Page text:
History is important too, so make sure you’re using ‘19th century’ rather than ‘XIX century’, which is sometimes seen in translations from French and I’d say is far from idiomatic in this context. Place names or parcel names need checking, mostly they’re left in the source language (and if you’re translating from French and don’t forget to include Les if it’s part of the name).

And although your science teacher probably didn’t ferment grape juice into wine during chemistry lessons, there is some benefit in knowing exactly how fermentation works. I once called out a client because they said that after it had finished fermenting, the jus (juice) was then fined and filtered. When juice has finished fermenting it is wine, so the word vin (wine) should have been used instead. He went back and changed the French and was grateful that I had picked up on the error!

Get out of the house

There’s nothing like visiting an authentic, working vineyard and these days there are quite a few in the UK. Admittedly if you’re in Sussex it’s slightly easier to visit an estate than if you’re in Humberside, but there is no need to go abroad to see how quality wine is made.

If you can get first-hand insight into what really goes on in the vineyards and cellars it shines through in your writing. Knowing how winemakers actually talk and what terms they use gives an authenticity to your compositions that just wouldn’t be possible by relying only on glossaries. For example, grapes don’t mature, they ‘ripen’, whereas when a wine is stored in an oak barrel to benefit from its aromas, or simply left alone in a stainless-steel tank, we say it ‘matures’ or ‘ages’. ‘Terroir’ is another word that need hold no fear. It’s used throughout the wine world to describe not only the soil in which a vine grows, but the vineyard’s exposure and general environment as well.

Obviously this year all wine events have been postponed or cancelled, but attending a wine fair is also great way to taste a huge range of offerings from all different countries without breaking the bank or having to travel very far. The London Wine Fair is one of the world’s most highly respected wine events, alongside Vinitaly and VinExpo. These events offer tastings, seminars and masterclasses that are often included in the price of the ticket or can be booked for a small fee. I remember learning a huge amount about Australian Shiraz during a presentation and tasting class given by Sue Hodder from Wynns Coonawarra Estate and being blown away by the impact of the terroir on the different wines in that part of the world. Terroir variation isn’t just a Burgundy phenomenon!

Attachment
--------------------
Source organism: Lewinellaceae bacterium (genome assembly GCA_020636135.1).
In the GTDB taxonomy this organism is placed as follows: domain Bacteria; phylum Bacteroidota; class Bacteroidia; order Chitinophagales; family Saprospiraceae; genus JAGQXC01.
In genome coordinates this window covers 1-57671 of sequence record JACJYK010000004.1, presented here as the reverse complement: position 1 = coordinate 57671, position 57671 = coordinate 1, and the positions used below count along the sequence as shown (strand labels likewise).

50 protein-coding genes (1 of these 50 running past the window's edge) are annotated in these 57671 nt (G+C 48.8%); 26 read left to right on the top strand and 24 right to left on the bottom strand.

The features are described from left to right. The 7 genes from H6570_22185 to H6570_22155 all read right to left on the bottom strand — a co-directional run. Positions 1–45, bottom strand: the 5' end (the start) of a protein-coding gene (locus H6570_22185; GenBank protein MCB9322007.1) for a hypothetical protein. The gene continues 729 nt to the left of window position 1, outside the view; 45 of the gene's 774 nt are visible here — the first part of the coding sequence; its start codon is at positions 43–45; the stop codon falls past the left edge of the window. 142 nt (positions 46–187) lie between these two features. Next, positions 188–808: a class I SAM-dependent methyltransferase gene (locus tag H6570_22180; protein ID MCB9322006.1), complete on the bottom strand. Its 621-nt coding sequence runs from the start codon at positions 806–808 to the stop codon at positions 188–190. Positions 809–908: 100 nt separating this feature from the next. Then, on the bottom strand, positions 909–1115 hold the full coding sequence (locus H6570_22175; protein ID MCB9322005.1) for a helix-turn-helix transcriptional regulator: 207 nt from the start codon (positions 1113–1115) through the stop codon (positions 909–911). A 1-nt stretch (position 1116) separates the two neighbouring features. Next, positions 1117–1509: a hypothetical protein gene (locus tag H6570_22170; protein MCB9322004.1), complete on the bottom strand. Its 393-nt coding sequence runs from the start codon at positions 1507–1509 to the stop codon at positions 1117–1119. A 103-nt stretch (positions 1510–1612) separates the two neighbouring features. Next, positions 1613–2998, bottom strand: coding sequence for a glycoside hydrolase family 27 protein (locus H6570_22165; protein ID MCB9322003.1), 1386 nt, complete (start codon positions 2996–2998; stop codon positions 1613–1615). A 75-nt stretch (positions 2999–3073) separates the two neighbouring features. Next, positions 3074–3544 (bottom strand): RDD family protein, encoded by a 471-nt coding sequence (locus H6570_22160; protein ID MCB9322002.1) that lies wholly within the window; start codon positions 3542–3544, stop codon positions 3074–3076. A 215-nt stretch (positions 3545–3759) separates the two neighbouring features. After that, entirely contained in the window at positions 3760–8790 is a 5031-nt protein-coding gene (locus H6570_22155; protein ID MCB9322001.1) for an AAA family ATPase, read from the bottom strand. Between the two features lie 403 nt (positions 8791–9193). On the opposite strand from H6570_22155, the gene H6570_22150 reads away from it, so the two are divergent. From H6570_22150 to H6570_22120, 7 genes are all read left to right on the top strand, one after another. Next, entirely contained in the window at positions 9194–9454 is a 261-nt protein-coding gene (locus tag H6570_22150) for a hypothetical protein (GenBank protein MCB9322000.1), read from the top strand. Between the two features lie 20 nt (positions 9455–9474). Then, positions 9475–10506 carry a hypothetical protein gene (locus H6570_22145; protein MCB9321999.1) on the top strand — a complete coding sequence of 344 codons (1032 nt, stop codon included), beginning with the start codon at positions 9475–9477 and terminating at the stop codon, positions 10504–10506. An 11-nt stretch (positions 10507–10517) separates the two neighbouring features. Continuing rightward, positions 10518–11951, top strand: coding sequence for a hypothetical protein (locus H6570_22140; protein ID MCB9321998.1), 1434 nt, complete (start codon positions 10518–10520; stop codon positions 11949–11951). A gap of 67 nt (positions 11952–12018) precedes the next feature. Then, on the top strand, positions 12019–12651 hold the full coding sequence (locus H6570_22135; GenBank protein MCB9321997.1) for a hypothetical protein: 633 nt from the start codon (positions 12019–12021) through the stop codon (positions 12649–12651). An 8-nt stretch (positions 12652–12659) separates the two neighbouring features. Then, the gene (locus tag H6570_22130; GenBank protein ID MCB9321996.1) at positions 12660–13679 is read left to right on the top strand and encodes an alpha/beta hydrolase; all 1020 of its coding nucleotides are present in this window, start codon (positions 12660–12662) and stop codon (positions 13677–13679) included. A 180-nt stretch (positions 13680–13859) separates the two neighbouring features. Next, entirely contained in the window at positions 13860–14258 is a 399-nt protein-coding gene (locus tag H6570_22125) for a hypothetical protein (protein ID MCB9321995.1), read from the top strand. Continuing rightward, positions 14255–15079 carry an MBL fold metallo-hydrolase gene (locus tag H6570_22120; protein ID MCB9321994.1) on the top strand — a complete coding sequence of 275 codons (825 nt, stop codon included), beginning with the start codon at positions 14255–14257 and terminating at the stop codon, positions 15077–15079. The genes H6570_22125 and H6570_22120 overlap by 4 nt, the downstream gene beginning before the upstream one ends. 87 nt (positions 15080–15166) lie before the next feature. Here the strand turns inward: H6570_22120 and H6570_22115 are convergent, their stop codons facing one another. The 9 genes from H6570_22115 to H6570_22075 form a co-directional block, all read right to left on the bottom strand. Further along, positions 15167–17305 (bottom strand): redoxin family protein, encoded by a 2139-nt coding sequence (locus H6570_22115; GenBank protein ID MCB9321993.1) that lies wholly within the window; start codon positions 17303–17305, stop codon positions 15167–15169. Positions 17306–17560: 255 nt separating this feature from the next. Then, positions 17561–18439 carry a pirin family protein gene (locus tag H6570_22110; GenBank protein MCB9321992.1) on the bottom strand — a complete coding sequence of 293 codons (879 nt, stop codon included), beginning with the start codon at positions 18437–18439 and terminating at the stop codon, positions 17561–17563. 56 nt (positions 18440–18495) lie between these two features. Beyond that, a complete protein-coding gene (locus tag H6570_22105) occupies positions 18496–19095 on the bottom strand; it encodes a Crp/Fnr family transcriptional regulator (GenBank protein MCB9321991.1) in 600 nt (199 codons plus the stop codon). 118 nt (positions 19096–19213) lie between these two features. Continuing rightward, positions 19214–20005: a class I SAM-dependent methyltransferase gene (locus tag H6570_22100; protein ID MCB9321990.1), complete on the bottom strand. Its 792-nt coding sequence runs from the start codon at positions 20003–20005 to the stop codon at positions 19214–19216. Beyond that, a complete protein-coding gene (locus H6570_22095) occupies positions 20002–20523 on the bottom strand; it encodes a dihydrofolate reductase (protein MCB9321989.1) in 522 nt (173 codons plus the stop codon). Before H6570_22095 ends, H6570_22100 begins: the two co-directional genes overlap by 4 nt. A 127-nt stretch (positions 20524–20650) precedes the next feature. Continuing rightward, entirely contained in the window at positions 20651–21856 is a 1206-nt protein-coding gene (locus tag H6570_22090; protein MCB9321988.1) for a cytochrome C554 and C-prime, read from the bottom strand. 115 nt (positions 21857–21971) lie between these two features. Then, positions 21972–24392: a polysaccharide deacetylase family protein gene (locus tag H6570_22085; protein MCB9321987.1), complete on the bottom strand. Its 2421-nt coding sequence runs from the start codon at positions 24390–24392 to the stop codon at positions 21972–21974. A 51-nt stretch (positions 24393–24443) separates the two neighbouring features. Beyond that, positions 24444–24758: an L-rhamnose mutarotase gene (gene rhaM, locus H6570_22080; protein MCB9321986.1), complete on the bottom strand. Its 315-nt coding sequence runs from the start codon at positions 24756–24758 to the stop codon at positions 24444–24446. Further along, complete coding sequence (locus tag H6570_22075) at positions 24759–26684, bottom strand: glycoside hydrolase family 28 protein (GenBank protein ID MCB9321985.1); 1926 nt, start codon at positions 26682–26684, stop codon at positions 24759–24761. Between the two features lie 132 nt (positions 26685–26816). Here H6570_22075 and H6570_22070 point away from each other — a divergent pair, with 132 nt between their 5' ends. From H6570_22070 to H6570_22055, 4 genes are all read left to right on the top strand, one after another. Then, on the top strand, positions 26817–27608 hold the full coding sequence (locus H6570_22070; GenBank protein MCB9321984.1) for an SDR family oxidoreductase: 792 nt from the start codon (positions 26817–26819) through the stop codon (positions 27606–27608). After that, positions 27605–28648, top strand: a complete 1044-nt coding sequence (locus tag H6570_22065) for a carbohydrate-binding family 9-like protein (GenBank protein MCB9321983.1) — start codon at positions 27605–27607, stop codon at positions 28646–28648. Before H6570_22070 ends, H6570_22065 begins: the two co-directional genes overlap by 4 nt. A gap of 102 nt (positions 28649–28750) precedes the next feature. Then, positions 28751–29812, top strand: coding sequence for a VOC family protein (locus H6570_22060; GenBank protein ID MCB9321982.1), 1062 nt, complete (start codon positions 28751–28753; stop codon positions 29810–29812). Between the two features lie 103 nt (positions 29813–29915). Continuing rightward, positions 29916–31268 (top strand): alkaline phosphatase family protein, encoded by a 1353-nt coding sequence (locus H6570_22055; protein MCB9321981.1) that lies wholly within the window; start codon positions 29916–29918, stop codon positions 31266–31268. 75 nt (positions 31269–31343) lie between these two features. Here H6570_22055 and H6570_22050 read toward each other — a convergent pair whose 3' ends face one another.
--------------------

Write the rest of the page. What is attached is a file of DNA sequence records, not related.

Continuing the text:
Don’t forget to drink

You can only write believably about a wine’s aromas and flavours if you can imagine how they taste. Acidity descriptors are often challenging, because a wine that is vif in French can be ‘lively’ in English, but one that is nerveux in French certainly wouldn’t be described as ‘nervous’ in English! (I’d suggest ‘refreshing’ or ‘zesty’.) A great word to use to describe a wine at the other end of the acidity spectrum is ‘flabby’, which would simply be pauvre en acidité in French. If you can taste many different styles of wine, your descriptors will come to you more easily and you’ll be more believable when you create your copy in English.

And if all else fails, open a book! Jancis Robinson, Tim Atkin, and Jamie Goode are just a handful of authors who have produced clear and accessible guidebooks to wine from different angles. They all have websites as well that are packed with reviews and information to guide you through the world of wine. Seeing how the professionals describe wines is a great way to steer your translations in the right direction.

When I met my husband-to-be in 2002 at a party in Paris, I never thought that I would be joining him on a journey into wine, but what a wonderful journey it has been.

Key words in wine translation

Climate – what you expect for a region

Weather – what you actually get

Terroir – soil, exposure, altitude, weather

Variety – the type of grape (Chardonnay, Pinot Noir, Chenin Blanc)

Varietal – a wine made from a single specified grape

Fining – adding a substance to a wine that brings together tiny particles

Filtering – removing particles from a wine

Green harvesting – removing extra grape bunches from a vine to balance leaf area and fruit weight and make sure all the grapes ripen properly

Pumping over – a winery technique used to enhance extraction of aromas. The fermenting must is pumped from the bottom of the tank to the top to keep the cap of grape skins wet

Aroma – how a wine smells

Flavour – how a wine tastes (salty/sweet/bitter/sour/umami) plus its aromas

Tannin – what creates a dryness on the gums, may be soft, grippy, astringent. Derives from the grape skin, pips and stalk, or sometimes from the wooden vessel in which the wine has been stored.